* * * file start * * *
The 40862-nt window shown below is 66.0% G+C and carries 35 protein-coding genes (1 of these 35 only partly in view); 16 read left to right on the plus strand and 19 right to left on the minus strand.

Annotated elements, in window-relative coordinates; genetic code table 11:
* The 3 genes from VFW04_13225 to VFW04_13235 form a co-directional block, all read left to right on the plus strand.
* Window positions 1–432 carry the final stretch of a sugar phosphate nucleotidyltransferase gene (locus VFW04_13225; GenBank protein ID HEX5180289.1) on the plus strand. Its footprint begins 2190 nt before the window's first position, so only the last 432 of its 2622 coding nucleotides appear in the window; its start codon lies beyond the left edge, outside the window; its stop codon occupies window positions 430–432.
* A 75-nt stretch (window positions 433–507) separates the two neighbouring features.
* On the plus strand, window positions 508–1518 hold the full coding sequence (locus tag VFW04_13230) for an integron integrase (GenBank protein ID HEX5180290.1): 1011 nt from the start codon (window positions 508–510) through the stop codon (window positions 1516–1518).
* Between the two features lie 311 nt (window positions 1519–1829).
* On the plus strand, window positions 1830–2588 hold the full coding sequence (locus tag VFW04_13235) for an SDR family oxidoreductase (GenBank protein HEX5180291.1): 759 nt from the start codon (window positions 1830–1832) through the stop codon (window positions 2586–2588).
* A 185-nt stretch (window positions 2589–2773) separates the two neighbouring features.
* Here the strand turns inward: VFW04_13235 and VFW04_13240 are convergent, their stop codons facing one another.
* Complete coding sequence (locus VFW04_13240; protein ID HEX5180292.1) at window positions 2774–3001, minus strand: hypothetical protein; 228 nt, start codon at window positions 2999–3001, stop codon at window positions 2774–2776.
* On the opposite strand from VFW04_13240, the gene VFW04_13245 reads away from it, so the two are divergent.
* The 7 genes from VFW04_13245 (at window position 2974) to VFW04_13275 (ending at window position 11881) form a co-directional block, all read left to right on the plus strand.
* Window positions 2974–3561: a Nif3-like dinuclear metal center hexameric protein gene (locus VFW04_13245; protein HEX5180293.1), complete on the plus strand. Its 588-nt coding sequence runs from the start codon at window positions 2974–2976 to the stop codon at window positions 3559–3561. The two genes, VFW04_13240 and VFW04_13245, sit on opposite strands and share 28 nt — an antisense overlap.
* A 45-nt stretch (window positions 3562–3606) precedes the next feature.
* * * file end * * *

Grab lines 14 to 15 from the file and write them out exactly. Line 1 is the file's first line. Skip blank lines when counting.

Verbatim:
* Window positions 2974–3561: a Nif3-like dinuclear metal center hexameric protein gene (locus VFW04_13245; protein HEX5180293.1), complete on the plus strand. Its 588-nt coding sequence runs from the start codon at window positions 2974–2976 to the stop codon at window positions 3559–3561. The two genes, VFW04_13240 and VFW04_13245, sit on opposite strands and share 28 nt — an antisense overlap.
* A 45-nt stretch (window positions 3562–3606) precedes the next feature.